“Hunters Homeward Bound,” 10th Century AD. Courtesy of Bo Bengston.

“(Sighthounds developed) before firearms basically, when the only way you had to hunt was through the dogs and whatever they could course and kill was basically today’s dinner. Firearms made sighthounds very much superfluous. And I think the sport then became very much a status symbol. (Sighthounds) are of course aesthetically pleasing and so many rich people and aristocratic people preferred to hunt with sighthounds, not because of need but because it was a beautiful spectacle and pretty expensive spectacle too. In various parts of the world, Queen Elizabeth I was very fond of coursing. In Russia they coursed with Borzoi. And in the Far East there were Salukis.

What IS a Sighthound?

“There is no official definition of what a sighthound is. So there is a great disagreement about what breeds actually count as sighthounds. You can count as few as four or five as pure sighthounds and as many as 40 as “sighthound related” or different types of breeds we don’t know in this country. Some we wouldn’t define as breeds but more as types.

(Listen to fascinating conversations about the Caravan Hounds of India here and here.)

History of sighthound development

“I think we have to go back again a couple of thousand years because there have probably always been different sizes of greyhounds. Greyhound types. The big ones which were the ancestor of the modern greyhound. And we have the different, smaller ones that were ancestors of whippet and the Italian greyhounds. I think that Whippets, although they weren’t  described as a breed until late 1800s, they have certainly been around much longer. Catherine the Great of Russia had little English greyhounds she called them. And they were very important to her. She nursed them herself and they slept on a pink couch in her bedroom. But whether they’re Italian greyhounds, whether they were whippet, who knows. I mean they were very small and whether Italian greyhounds or whippets, it is kind of irrelevant these days.

“The Greyhound and the Saluki are sort of the “ur” sighthound, what sighthounds are supposed to be like. … if you take one step away from Saluki you get the Afghan Hound, which is a little more powerful. If you take several steps away from the Greyhound, you get the Ibizan Hound and you get the Portuguese Podengo and that kind of thing.”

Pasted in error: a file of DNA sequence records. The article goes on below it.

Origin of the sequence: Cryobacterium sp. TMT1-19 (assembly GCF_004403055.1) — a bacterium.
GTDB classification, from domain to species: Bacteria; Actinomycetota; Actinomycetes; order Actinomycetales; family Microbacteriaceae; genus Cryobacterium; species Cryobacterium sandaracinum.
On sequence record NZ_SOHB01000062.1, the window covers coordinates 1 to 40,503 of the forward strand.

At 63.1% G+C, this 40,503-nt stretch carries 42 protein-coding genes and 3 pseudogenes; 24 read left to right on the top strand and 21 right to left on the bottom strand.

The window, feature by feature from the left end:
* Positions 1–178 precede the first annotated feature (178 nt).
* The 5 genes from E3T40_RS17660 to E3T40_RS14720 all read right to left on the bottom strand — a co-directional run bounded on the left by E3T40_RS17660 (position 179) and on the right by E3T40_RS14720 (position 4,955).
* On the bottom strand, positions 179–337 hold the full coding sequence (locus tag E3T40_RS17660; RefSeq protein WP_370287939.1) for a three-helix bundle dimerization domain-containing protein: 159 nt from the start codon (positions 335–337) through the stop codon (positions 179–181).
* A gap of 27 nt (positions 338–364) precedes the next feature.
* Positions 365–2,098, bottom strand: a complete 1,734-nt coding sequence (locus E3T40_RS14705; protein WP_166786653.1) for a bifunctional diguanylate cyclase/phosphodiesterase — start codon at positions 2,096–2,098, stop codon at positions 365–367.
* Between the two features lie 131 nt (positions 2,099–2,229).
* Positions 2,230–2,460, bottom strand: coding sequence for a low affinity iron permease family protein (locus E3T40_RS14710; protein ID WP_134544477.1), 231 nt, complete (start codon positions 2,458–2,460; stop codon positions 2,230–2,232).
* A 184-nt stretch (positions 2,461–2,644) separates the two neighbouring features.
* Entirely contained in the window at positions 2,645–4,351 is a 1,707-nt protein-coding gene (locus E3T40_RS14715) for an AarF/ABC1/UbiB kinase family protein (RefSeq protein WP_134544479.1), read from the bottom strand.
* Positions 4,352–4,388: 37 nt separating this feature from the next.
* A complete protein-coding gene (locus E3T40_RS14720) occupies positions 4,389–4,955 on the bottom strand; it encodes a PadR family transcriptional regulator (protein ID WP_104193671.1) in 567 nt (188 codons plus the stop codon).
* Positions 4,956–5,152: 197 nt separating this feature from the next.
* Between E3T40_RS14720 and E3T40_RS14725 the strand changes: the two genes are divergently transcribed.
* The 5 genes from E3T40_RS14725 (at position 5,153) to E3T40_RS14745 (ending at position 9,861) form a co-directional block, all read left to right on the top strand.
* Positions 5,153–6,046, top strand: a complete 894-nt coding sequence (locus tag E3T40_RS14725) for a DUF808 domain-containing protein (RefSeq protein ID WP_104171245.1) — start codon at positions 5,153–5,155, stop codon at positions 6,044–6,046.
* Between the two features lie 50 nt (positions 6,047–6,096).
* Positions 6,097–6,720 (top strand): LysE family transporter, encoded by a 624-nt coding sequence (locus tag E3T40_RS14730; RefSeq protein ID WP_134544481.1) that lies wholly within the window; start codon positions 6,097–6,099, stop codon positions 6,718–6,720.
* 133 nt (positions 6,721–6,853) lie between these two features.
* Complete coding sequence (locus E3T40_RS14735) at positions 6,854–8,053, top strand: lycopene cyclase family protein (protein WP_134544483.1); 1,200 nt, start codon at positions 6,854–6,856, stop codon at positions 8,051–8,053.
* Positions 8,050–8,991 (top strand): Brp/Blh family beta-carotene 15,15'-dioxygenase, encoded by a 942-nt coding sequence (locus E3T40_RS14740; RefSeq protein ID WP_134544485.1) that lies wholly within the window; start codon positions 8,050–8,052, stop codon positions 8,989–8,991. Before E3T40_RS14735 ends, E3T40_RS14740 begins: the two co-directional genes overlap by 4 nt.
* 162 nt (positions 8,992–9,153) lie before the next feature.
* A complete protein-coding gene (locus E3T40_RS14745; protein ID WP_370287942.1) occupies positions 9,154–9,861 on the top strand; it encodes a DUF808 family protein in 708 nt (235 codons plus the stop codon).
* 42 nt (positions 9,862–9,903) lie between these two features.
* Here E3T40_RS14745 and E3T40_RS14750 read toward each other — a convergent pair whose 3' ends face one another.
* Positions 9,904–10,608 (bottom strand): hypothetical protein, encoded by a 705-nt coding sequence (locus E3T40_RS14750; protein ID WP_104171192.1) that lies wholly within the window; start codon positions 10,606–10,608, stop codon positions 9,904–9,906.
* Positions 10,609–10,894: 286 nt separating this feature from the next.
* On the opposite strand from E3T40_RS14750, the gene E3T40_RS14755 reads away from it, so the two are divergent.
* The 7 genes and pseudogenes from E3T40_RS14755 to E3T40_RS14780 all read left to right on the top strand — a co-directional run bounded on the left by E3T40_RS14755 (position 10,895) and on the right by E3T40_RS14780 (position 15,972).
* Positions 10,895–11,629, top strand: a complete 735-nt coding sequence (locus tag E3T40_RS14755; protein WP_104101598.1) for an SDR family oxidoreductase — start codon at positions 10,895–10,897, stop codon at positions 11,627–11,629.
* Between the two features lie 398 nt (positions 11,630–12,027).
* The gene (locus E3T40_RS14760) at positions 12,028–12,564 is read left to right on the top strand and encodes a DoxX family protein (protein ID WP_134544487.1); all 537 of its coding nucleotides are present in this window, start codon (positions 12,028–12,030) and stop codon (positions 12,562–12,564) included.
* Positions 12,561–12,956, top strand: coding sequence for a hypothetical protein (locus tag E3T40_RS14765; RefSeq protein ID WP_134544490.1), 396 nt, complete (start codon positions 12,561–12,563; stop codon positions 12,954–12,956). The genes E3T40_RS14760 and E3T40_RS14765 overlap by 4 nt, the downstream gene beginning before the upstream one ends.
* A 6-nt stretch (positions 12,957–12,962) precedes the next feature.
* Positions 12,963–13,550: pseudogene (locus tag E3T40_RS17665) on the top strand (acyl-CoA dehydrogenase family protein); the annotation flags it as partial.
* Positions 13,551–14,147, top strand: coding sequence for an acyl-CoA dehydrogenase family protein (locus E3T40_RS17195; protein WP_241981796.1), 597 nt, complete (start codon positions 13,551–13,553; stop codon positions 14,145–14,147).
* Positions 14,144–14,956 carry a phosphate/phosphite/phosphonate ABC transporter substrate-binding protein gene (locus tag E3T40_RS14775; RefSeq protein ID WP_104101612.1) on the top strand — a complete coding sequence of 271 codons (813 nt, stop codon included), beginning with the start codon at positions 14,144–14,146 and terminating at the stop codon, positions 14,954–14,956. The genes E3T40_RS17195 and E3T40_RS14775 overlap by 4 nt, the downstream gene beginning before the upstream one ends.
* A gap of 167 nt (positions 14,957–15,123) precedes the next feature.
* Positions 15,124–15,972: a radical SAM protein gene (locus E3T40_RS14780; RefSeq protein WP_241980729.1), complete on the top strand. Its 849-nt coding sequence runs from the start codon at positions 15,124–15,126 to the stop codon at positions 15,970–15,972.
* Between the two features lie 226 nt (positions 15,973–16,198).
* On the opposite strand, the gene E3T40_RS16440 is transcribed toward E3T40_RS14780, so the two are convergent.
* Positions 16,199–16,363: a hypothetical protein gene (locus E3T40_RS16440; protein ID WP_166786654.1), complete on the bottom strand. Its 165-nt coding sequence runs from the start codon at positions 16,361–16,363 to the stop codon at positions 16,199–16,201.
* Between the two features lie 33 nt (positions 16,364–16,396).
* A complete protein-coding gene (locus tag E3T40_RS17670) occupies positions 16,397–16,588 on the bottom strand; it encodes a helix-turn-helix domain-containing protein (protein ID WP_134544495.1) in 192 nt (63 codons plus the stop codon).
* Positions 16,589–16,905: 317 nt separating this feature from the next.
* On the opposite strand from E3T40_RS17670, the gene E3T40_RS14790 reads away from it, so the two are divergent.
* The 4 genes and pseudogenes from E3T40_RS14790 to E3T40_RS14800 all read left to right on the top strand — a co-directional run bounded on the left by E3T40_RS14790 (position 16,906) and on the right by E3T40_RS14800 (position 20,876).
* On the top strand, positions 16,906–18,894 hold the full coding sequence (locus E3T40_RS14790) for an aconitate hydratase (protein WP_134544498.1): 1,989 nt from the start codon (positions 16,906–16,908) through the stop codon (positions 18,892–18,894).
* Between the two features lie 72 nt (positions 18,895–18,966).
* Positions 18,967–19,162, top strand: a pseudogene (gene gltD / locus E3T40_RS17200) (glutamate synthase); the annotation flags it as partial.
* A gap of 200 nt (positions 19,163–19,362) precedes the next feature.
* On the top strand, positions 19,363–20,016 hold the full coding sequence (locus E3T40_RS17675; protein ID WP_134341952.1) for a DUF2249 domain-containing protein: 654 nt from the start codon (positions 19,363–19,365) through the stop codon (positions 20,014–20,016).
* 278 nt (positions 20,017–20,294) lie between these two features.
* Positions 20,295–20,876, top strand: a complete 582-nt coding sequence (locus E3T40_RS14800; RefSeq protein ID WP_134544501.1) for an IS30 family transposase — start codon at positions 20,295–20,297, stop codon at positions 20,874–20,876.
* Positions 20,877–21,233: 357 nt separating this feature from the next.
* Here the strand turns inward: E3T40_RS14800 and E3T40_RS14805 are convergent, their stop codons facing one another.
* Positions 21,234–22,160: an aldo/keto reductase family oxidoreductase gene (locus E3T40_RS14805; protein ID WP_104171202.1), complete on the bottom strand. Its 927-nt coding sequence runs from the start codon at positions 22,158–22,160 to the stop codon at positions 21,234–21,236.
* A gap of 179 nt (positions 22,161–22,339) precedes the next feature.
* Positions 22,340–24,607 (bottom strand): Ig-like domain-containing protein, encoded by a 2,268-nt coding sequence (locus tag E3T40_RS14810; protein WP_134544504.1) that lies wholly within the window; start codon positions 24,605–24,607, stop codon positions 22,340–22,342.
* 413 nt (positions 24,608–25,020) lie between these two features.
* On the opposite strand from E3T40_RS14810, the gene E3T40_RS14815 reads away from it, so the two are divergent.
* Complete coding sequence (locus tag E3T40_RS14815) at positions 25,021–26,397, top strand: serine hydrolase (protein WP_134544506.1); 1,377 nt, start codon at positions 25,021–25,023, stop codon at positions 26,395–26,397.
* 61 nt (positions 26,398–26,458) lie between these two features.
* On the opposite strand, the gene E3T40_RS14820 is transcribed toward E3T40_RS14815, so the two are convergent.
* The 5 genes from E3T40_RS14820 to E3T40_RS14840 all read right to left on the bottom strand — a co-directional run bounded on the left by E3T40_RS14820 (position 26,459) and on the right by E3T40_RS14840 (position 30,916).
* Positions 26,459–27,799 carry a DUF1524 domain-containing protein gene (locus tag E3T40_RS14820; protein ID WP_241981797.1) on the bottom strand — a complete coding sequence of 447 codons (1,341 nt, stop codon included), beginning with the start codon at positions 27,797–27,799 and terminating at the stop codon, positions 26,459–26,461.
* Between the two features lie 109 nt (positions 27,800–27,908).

Listen to the full episode for more detailed insights into all things sighthound.

223 — Rhodesian Ridgeback: Power and Elegance

Balancing act of the Rhodesian Ridgeback

Denise Flaim, Rhodesian Ridgeback breeder, judge and historian, shares her knowledge as the RRCUS National Specialty kicks off in Colorado.

The first impression of a Rhodesian Ridgeback, Flaim said, is a “smooth dog with an unbroken fluid line from the top of the head, lovely crested neck, smooth withers, straight topline, gently sloped croup, slightly longer than tall, handy sized for trotting all day. Well angled. Not an empty front, moves freely and effortlessly. Lovely head, round dark eye, triangular ear.”

The Ridgeback, Flaim noted, is that perfect balance of speed and strength. The original dogs routinely coursed large African antelope. As with other sighthounds, the size and bone of the breed always parallels the prey it hunts. They need to be heavy enough to bring down large game like a 200-pound Nyala; lithe and fast enough to catch it. While the breed features a diversity of style within type, the ideal is a dog lacking exaggeration in any part.

“If you don’t know (a breed’s) history you’re doomed,” Flaim said “because you can’t understand its function and morphology.”

Ch. Swahili Jeff Davis — first American champion — with owner and founding Ridgeback breeder Col. Morrie de Pass of Mississippi.

Ridgebacks in Africa

In brief, according to Flaim, when the Dutch went to southern Africa in the late 1600s, they found an unimproved “border collie looking” dog that had a dorsal rise of hair on its back, Flaim summarized. These indigenous dogs that hung out with Koi Koi people, interbred with the Continental dogs, resulting in dogs that had native knowledge, resistance to tse tse flies and more.

Buff of Between Two Rivers, South African, whelped 1924.

The Boers moved to Rhodesia in the late 1800s, and a popular big game hunter acquired ridged bitches and interbred them with his pack. The resulting dogs were excellent at lion hunting.

Flaim was quick to clarify what that actually entailed. The dogs would be taken with rich European hunting parties, in small packs of two or three, to find a lion and harass it, like a matador. Overall athleticism that let the dogs get out of the way of claws was most important.

“Any Ridgeback foolhardy enough to make contact with a lion, soon exited the gene pool in an unceremonious fashion,” Flaim said.

What travels with the ridge?

An endurance trotting breed, the Rhodesian Ridgeback should move effortlessly and freely.

The breed’s trademark ridge is important, Flaim observed, because “nothing exists in nature if it’s not functional. In Ridgebacks, the dogs that carried the ridge were superlative hunters and could survive in the harsh climate of southern Africa.

“Who knows what native knowledge or traits travel with that ridge,” Flaim said. “For example, Ridgebacks don’t jump into standing pools of water. They want graded entrances. In Africa, if you jump into a standing pool of water you encounter something that wants a snack.”

Rhodesian Ridgeback parent club website: https://www.rrcus.org/

And Allison Foley, Leading Edge Dog Show Academy, tells us how to use cornstarch for dematting.